Application of Reference groups in Marketing of a product –
Product purchases can be influenced by using the following to promote products:
- Experts and Professionals in the relevant field
- Good spokesperson
- Opinion leaders
Characteristics of groups influencing Consumer Behaviour
- People who associate themselves with a group adhere to norms that are common to all in the group
- Their beliefs and value system complement each others’ thoughts
- They share a relationship that is either direct or indirect by nature
- Their approach towards each other in taking decisions is mutual and interdependent
- Every member of the group learn many crucial things from others present in the group
The above characteristics enable organizations to device their marketing mix based on the approach and behaviour of each individual group. Stratification is thus leveraged to the marketing advantage of organizations which focuses on tapping the right set of customers for selling their products and services.
Reference Group and Social Power
(1) Reward Power – It is the power to restrict or allocate material resources and rewards to a person.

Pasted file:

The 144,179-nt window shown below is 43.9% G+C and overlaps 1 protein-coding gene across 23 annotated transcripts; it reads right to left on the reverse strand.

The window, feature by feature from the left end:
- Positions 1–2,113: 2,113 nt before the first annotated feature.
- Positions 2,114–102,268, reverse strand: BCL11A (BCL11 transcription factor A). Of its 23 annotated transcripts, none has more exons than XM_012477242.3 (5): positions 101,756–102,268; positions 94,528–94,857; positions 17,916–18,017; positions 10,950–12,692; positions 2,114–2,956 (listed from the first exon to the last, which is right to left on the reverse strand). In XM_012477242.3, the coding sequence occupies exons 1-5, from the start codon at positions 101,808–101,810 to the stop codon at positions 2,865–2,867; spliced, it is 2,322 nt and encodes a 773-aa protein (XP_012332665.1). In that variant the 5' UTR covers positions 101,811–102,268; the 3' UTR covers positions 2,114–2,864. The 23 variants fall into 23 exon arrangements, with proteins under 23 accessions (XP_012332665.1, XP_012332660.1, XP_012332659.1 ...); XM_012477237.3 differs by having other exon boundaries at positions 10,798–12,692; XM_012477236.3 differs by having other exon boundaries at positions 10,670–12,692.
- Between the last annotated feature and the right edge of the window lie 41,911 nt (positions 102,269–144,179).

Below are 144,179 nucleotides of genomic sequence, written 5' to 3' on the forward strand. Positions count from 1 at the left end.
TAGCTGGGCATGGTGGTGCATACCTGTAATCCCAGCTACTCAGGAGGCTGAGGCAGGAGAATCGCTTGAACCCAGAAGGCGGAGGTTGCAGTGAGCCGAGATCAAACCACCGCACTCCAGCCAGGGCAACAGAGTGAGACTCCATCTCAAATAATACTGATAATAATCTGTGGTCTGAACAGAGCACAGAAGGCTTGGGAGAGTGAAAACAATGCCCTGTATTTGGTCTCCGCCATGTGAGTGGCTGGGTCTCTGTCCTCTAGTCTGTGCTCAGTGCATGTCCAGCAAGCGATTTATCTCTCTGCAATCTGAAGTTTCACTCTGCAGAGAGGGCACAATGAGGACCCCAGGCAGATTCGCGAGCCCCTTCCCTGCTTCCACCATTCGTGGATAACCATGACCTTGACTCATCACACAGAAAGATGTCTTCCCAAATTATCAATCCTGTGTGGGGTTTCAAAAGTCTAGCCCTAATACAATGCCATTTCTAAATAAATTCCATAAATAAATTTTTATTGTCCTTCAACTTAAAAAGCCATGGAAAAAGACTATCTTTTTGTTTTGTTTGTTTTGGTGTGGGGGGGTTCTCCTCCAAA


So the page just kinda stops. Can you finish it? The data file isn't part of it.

Consumers are offered rewards in the form of cash and kind whenever they yield to the influences of the group they are associated with.
(2) Coercive Power – It is the power based on application of fear, pain, restrictions etc. on a person.
Many a times, consumers are threatened to go in for certain brands or to avoid a particular brand. Here coerciveness acts as the main power and so is termed as Coercive Power
(3) Legitimate Power – This power is based on the position of a person in an organization or social unit.
As the terminology implies, when someone gets what is legitimately due to them as a consumer, it is termed as Legitimate Power
(4) Referent Power – A person tries to copy the behaviour of another person whom he takes as an idol and wants to be identified as him. The referent power lies with the person whose personality characteristics others try to copy and are attracted towards him.
(5) Expert Power – It is one`s power to withhold information from others. It is based upon one`s experience, special skill, or knowledge.
The behaviour of consumers tend to get modified when a person who is an expert in the product or area of interest vouches otherwise. The expertise power rules over purchase decision made by the consumers to a great extent.